Honestly, I don’t have a go-to here – I plan my menus around the people eating them and the food I find.
But there are some things that always sound impressive, require some effort, and come out like something made with love. Gnocchi is one of these. It’s easier than pasta (no special equipment required) but it sounds fancy and special.
I’ve found that a little goes a long way, so I made as much gnocchi as a single russet potato could produce.
To go with it, I made a lovely, chunky sauce with yellow onion, eggplant, plum tomatoes, garlic, and plenty of red pepper flakes, olive oil, and red wine vinegar. I also made a quick cashew-hemp seed-almond milk creamy sauce to mimic a bechamel or cheese topping and baked everything together like a casserole.
Since this is actually a weeknight meal, I needed some more protein (pan-fried tofu) and greens (spinach), which I cooked with a little bit of the extra creamy sauce. It was, frankly, overkill – some people like rich food; I am not often among them – and the appearance wasn’t as “ooh-la-la” as I hoped, but it was still good.
Gnocchi is always special, even if it’s not magic.
I have a hard time playing favorites. Favorite band? Favorite TV show? Favorite movie? Don’t make me choose, But food is the hardest of all. Indian food? Tacos? Thai? Vietnamese? Korean? Ethiopian? Falafel? Artisanal, creative, farm-to-table masterpieces? Bread and (cashew) cheese? Almost anything with sugar? I mean. I love food, period. Making it, eating it, thinking about it, talking about it, shopping for it, reading about it.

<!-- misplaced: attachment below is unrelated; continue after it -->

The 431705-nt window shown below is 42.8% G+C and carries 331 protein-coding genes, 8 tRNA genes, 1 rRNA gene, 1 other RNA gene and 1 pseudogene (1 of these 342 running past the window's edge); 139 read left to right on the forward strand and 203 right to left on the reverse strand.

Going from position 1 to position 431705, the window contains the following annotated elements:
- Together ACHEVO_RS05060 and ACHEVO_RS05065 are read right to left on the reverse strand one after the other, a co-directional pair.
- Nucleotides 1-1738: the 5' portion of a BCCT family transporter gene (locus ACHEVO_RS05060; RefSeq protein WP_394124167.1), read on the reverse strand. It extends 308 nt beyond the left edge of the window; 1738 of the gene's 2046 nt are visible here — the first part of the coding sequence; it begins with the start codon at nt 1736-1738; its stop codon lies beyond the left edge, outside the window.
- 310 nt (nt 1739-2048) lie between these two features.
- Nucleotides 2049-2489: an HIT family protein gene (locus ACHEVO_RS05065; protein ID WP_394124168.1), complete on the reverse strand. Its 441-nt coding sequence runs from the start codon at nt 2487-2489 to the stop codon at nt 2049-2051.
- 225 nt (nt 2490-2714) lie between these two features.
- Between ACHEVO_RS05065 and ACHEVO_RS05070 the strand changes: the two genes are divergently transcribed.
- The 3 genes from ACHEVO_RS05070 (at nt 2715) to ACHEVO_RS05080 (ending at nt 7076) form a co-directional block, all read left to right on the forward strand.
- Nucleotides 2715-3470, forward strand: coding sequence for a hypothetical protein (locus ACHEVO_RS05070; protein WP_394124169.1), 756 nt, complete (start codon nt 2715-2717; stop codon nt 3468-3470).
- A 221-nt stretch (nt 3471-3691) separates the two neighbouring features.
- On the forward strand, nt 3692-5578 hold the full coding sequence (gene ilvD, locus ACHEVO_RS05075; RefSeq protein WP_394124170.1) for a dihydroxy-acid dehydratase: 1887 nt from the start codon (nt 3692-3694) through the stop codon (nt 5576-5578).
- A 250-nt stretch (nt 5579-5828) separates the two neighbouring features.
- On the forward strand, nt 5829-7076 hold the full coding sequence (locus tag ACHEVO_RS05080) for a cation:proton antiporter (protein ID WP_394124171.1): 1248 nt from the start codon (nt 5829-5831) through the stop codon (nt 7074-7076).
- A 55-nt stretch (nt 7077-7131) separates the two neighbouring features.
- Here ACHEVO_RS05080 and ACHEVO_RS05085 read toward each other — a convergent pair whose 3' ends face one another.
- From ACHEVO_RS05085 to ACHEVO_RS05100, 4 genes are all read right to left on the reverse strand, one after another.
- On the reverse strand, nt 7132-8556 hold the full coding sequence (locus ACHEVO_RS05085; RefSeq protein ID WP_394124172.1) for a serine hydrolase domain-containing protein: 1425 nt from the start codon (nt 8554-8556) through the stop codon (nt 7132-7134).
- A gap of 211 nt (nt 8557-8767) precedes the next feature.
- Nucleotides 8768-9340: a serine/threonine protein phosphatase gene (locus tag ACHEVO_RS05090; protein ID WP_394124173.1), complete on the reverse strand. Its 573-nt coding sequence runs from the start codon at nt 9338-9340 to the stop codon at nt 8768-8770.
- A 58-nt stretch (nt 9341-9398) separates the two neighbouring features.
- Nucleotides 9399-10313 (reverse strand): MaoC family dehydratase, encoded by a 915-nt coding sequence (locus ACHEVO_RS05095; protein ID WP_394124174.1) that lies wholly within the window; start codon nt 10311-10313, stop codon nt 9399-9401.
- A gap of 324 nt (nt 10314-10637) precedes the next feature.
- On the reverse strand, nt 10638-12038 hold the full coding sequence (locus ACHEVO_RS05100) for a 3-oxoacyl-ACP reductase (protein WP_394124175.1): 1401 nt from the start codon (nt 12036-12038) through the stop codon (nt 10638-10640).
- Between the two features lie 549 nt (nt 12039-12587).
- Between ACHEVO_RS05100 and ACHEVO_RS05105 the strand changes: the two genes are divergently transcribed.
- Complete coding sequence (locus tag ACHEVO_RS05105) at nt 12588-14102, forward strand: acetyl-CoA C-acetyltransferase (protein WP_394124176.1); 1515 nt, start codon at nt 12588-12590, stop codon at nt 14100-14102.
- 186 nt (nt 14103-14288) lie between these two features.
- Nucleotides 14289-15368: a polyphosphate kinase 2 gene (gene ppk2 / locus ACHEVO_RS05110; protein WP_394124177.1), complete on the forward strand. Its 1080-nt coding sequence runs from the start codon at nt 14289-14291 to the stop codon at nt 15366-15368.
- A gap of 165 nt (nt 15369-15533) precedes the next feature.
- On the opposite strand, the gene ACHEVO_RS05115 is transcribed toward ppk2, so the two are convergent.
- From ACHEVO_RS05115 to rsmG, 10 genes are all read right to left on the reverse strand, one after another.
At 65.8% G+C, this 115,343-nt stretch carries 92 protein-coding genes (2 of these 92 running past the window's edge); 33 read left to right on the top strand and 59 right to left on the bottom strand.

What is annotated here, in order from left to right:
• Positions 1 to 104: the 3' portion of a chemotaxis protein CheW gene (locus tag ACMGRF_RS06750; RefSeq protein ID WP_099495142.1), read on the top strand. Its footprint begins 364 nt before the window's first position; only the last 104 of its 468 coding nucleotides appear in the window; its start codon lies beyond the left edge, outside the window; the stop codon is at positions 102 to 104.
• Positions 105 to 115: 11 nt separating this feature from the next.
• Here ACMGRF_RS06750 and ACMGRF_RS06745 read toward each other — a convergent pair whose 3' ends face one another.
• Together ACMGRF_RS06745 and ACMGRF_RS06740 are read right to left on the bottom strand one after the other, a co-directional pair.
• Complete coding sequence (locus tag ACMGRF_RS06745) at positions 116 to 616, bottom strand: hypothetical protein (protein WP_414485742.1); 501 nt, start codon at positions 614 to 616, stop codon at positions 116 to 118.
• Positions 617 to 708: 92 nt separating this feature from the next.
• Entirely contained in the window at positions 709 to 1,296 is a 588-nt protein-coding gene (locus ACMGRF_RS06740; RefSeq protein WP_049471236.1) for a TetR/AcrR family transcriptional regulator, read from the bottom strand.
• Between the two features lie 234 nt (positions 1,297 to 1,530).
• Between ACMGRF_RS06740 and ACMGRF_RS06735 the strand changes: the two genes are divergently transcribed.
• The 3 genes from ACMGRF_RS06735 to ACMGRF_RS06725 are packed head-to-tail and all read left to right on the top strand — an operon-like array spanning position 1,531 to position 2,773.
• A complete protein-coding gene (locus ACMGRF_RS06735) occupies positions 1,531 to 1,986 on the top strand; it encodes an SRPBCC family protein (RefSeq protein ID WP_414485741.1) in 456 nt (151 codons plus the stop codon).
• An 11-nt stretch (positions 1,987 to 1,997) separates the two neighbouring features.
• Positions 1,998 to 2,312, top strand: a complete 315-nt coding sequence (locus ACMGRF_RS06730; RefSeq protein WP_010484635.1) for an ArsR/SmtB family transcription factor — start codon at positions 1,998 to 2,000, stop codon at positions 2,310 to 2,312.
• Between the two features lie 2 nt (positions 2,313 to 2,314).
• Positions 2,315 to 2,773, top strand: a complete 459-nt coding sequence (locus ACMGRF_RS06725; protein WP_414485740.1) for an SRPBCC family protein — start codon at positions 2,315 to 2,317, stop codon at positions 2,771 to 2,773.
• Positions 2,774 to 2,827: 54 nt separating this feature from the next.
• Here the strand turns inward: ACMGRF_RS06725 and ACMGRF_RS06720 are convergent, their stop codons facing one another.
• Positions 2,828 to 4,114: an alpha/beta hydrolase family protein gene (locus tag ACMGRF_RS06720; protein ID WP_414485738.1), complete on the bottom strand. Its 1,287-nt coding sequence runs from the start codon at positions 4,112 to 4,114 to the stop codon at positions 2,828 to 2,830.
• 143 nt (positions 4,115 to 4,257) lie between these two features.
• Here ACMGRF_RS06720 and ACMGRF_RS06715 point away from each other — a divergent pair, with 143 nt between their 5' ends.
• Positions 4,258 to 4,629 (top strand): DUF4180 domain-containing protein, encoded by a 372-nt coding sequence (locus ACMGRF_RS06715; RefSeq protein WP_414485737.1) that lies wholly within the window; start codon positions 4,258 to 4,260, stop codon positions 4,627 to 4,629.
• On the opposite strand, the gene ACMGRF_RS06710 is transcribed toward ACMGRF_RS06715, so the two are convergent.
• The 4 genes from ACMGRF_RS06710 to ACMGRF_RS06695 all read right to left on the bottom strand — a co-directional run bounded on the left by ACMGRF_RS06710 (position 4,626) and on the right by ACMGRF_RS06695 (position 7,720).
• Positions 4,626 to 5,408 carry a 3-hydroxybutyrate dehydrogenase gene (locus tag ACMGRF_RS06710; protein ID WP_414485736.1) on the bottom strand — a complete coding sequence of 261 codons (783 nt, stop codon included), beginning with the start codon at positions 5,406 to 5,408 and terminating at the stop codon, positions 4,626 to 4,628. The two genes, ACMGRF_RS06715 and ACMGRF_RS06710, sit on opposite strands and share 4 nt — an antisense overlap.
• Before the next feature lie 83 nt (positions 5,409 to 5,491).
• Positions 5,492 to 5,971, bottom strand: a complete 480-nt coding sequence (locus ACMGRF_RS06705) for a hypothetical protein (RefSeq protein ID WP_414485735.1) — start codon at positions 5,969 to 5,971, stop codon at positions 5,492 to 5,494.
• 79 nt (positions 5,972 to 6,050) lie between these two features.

But if I have to choose, I choose a choice that’s trying to have it both ways–well, several ways: California-style health food. It’s a goddamn catch-all for anything involving kale, quinoa, and tofu that takes inspiration or steals liberally from all of the above. It’s my true north of home cooking. And what’s more health-foody right now than the almighty bowl? This bowl has everything: Rainbow quinoa. Braised greens and purple cabbage. Baked tofu. Roasted squash. Tahini-lemon sauce with plenty of garlic. I eat this ALL THE TIME. I will try to avoid repeating myself this month…